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Re: [existlist] A new deal

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  • tom
    Bill, A few quotes from the late sci fi writer Arthur Clarke See also: | Evolution (222) | Intelligence (26) | Survival (12) Clarke s First Law: When a
    Message 1 of 3 , Jul 26, 2009
      Bill,

      A few quotes from the late sci fi writer Arthur Clarke


      See also: | Evolution (222) | Intelligence (26) | Survival (12)



      Clarke's First Law: When a distinguished but elderly scientist states that something is possible, he is almost certainly right. When he states that something is impossible, he is very probably wrong.

      - Arthur C(harles) Clarke

      'Hazards of Prophecy: The Failure of Imagination'. In the collection. Profiles of the Future: An Enquiry into the Limits of the Possible (1962, rev. 1973), 14.

      See also: | Age (12) | Impossible (12) | Laboratory (31) | Possible (3) | Research (199) | Scientist (58)



      Clarke's Second Law: The only way of discovering the limits of the possible is to venture a little way past them into the impossible.

      - Arthur C(harles) Clarke

      Profiles of the Future: An Enquiry into the Limits of the Possible (1962, rev. 1973), 21.

      See also: | Impossible (12) | Research (199)



      Clarke's Third Law:. Any sufficiently advanced technology is indistinguishable from magic.

      Anything that is theoretically possible will be achieved in practice, no matter what the technical difficulties are, if it is desired greatly enough.

      I'm sure we would not have had men on the Moon if it had not been for Wells and Verne and the people who write about this and made people think about it. I'm rather proud of the fact that I know several astronauts who became astronauts through reading my books.

      - Arthur C(harles) Clarke

      Address to US Congress, 1975. Science and Technology Committee, United States Congress, House, Future Space Programs, 1975, Hearings Before the Subcommittee on Space Science and Applications (1975), 206. Also in Arthur C. ClarkeThe View from Serendip (1977), 238.

      See also: | Astronaut (8) | Exploration (24) | Moon (32) | Jules Verne (8) | Herbert George (H.G.) Wells (17)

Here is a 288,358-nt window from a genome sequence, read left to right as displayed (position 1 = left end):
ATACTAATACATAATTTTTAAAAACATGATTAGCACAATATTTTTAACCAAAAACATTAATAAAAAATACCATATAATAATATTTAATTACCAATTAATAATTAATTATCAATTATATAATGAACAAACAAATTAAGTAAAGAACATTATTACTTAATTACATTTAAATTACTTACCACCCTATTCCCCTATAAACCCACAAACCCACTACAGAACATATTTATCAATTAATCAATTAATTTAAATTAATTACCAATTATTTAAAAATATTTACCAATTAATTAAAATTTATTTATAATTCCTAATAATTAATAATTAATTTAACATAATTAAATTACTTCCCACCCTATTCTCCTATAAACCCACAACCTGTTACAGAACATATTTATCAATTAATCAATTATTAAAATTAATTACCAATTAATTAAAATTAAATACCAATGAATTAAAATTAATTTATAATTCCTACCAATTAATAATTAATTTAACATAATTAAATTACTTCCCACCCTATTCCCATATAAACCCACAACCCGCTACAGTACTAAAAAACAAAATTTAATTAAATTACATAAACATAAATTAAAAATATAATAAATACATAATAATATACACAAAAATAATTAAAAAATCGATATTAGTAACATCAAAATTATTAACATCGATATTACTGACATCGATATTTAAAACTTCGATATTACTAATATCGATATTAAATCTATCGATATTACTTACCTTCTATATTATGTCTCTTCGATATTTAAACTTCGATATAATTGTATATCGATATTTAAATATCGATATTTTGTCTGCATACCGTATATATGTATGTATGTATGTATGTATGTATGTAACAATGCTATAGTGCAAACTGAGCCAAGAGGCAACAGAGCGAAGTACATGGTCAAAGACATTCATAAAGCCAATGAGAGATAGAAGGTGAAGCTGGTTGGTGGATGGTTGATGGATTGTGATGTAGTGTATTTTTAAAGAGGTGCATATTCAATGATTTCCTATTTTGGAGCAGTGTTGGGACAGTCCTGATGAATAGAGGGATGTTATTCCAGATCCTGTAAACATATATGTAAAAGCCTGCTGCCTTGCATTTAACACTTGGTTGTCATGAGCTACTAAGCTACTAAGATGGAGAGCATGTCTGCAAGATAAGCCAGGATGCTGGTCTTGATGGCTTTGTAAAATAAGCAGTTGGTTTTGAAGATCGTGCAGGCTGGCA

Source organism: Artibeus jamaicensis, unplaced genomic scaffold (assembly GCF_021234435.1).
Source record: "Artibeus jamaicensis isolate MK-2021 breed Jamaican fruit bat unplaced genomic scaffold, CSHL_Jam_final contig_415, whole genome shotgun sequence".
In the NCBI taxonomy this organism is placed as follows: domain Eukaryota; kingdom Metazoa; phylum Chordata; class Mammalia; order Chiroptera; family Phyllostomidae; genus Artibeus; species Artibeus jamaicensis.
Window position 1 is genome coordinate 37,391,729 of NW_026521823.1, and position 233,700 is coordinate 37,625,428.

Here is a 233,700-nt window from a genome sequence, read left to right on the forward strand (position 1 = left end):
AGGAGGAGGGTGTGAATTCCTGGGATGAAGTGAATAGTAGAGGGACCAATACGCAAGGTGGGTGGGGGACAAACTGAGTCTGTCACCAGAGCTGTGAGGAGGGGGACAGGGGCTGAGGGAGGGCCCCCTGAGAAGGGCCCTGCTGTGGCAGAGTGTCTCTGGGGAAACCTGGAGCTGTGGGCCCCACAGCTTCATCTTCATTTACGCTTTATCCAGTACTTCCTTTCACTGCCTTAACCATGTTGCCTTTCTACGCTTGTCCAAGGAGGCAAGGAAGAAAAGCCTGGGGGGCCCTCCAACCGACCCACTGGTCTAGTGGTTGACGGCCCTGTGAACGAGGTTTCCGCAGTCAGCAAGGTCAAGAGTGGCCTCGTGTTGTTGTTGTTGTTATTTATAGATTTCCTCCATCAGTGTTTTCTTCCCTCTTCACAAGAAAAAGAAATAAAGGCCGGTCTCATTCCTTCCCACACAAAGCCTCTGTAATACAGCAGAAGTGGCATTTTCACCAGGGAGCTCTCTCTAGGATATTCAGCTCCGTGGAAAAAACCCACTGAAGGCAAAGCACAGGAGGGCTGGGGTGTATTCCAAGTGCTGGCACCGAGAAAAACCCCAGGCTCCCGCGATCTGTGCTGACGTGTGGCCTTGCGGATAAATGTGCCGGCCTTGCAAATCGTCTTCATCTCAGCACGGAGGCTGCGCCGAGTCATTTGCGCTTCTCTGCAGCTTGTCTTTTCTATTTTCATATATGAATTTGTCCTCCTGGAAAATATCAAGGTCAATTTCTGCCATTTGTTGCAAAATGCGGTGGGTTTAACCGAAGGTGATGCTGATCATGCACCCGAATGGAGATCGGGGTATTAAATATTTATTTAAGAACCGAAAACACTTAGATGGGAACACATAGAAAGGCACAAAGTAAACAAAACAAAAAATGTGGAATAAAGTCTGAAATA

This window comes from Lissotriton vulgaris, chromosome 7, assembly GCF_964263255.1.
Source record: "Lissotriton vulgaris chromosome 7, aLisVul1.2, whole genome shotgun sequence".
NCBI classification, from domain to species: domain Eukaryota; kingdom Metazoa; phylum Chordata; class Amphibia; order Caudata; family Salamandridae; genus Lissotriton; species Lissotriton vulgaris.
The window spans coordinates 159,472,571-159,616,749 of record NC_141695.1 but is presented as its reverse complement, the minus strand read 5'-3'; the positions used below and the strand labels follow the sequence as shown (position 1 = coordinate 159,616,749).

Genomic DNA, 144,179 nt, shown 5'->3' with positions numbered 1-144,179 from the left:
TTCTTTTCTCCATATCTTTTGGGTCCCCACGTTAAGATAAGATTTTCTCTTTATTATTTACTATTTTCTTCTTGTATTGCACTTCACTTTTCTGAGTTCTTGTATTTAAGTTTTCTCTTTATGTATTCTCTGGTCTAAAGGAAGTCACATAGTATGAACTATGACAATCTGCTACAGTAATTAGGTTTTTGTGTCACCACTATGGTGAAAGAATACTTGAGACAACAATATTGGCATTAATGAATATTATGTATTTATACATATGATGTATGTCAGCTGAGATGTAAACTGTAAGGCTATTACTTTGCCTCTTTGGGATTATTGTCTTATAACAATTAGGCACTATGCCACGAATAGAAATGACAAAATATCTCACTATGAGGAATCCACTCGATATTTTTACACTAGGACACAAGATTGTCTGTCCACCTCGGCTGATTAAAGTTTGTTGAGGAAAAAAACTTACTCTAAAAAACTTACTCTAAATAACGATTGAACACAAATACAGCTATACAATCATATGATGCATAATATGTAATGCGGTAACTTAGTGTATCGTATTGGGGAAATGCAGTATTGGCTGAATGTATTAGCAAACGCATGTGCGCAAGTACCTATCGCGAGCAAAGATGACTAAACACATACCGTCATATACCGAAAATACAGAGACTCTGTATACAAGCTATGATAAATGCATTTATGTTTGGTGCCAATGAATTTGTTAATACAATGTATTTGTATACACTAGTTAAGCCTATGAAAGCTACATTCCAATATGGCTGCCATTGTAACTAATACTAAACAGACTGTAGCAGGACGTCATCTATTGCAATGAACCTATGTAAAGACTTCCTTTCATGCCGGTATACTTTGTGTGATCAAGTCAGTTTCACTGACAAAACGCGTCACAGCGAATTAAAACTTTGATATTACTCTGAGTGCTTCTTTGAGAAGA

If we have learned one thing from the history of invention and discovery, it is that, in the long run-and often in the short one-the most daring prophecies seem laughably conservative.

      Peace,
      Tom
      ----- Original Message -----
      From: bhvwd
      To: existlist@yahoogroups.com
      Sent: Sunday, July 26, 2009 3:50 PM
      Subject: [existlist] A new deal


      I have nothing better to do on this lazy Sunday but to put out a strange proposition. What if we could make things ,people invisible ? Recent programs and displays hint that it may be possible. It would seem to deliver a crushing advantage in war. The possibility of an invisible enemy ,inside your defenses just makes fighting such an enemy completely futile. It could accomplish what Oppenheimer thought nuclear weapons might do. That being making war so destructive as to make it never done again. Sounds good but we have proved his logic secondary to proximate need. It is a terror weapon that Osama deserves to deal with. One tangent to the technology points toward time travel. I do not pretend to understand anything besides a wave cancelling technology that could put a stitch in time. I have always known linear time to be the only norm. If that is no longer the case the difference will leak and what an event will do to the fabric of space time would be a experiment with substantial risk. So will they restart CERN this fall? Do the studies on invisibility relate to the objectives of CERN? Does anyone have any idea what I am writing about? My apologies to classical thought. Bill





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